How to receive one of twelve fellowships awarded annually?
You have the chance to receive one of twelve fellowships for a period of four to eleven months. The application process is designed through open and transparent competition.
Eligibility is regardless of nationality
The Fellowship is designed for those who come from educational backgrounds in the field of humanities, social sciences, architecture, or the law. If you have received the advanced terminal degree in one of the mentioned fields within the past seven years from the moment of application, the most important eligibility criteria are met.
The application is equally open for US citizens and individuals from other nationalities. The country of residence is also non-restricted. If the foreign citizens are selected to receive the Fellowship, the organizing committee will assist the candidates in receiving the appropriate visa.
How to apply?
The only recognized application for the Kluge Fellowship is submitting the online application form in the Kluge Center's online application portal. The committee does not accept the applications sent by any other communication channels, such as email, fax, or others.
You should head to the above-mentioned application link and apply to the program by July 15.
The application form is the combination of questions that will allow the committee to understand whether your research project is unique compared to many other applicants. Kluge Fellowship exclusively supports those research projects that carry extra value and promise to have highly practical results upon completing the project.
Therefore, prepare to introduce your project as precisely as possible. The application will require you to complete the following steps:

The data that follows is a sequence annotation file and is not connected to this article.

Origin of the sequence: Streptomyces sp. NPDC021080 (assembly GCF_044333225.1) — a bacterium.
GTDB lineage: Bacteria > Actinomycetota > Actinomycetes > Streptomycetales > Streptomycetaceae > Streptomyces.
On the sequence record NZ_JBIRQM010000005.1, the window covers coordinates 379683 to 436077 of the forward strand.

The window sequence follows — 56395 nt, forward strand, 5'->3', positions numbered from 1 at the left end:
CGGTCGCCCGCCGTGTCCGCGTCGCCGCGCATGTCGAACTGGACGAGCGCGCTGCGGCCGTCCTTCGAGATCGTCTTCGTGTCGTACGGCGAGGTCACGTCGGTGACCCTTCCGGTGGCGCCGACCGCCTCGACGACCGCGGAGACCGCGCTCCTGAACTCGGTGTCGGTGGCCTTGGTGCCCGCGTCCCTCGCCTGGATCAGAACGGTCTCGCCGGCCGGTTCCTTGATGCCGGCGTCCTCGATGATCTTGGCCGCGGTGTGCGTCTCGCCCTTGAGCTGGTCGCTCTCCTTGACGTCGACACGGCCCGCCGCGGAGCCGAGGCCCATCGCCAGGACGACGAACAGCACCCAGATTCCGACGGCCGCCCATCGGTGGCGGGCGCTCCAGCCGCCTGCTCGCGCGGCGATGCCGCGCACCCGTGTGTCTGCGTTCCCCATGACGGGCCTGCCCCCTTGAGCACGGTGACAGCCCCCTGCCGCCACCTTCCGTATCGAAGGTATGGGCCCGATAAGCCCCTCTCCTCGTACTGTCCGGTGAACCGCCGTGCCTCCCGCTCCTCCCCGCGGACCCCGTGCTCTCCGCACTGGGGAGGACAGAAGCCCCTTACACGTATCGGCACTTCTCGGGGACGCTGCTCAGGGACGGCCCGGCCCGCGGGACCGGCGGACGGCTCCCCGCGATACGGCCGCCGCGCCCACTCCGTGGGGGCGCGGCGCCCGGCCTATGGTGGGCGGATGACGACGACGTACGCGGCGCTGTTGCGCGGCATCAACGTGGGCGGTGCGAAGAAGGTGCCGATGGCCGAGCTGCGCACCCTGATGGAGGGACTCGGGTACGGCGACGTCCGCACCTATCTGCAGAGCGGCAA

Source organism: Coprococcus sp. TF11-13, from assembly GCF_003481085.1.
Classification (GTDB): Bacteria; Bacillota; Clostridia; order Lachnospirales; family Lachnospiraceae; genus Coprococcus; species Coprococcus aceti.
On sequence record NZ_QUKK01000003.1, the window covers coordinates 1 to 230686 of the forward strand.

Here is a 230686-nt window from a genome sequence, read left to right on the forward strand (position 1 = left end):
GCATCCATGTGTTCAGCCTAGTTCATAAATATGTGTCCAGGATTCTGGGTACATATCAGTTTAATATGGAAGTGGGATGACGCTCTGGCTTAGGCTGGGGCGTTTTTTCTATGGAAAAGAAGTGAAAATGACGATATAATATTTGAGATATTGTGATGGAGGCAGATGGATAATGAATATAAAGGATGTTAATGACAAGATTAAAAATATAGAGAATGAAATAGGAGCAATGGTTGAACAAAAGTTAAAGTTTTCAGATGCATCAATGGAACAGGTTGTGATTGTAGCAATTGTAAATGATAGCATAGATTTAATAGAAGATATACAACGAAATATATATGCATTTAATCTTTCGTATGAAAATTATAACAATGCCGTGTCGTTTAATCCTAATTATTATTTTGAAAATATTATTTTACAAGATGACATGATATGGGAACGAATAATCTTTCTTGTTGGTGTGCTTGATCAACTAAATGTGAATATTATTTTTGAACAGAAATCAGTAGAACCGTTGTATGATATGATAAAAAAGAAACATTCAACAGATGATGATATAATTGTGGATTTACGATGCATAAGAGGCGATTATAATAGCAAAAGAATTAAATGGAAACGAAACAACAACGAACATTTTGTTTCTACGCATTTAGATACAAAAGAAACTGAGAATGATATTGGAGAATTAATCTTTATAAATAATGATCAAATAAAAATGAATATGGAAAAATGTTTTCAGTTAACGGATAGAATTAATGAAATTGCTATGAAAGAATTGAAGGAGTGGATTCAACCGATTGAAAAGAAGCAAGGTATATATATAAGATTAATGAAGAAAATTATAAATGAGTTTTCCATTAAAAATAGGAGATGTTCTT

The CV with a length of two pages at most
An abstract introducing your project's relevancy to the contemporary challenges of its field
A justification of why you need to conduct your project, especially at the Library of Congress
A project proposal, introducing in detail the working plan and the expected outcomes
A bibliography of works you referred to while presenting your project proposal
Three references from people who have read the project proposal
How are fellows supported?
As mentioned above, the fellows receive a large base for conducting their research in the form of rich and diverse collections kept in the Library of Congress. Other than that, each selected fellow receives the monthly stipend of $5,000 for residential research at the Library. Once the committee receives your application letter, the residential research opportunity can be provided anytime in the following 18 months period.
An important note: the fellowship committee might shorten the months of Fellowship, which was agreed in advance.
Language of the research
The fellowship program is open for any nationality. Consequently, the main research output can also be in any language depending on the fellow's nationality. However, this does not exclude the fellow's obligation to have the necessary English level for successful cooperation and communication with other fellows. For non-US citizens, there is a requirement to submit proof of English knowledge.
More details are available here: https://www.loc.gov/programs/john-w-kluge-center/chairs-fellowships/fellowships/kluge-fellowships/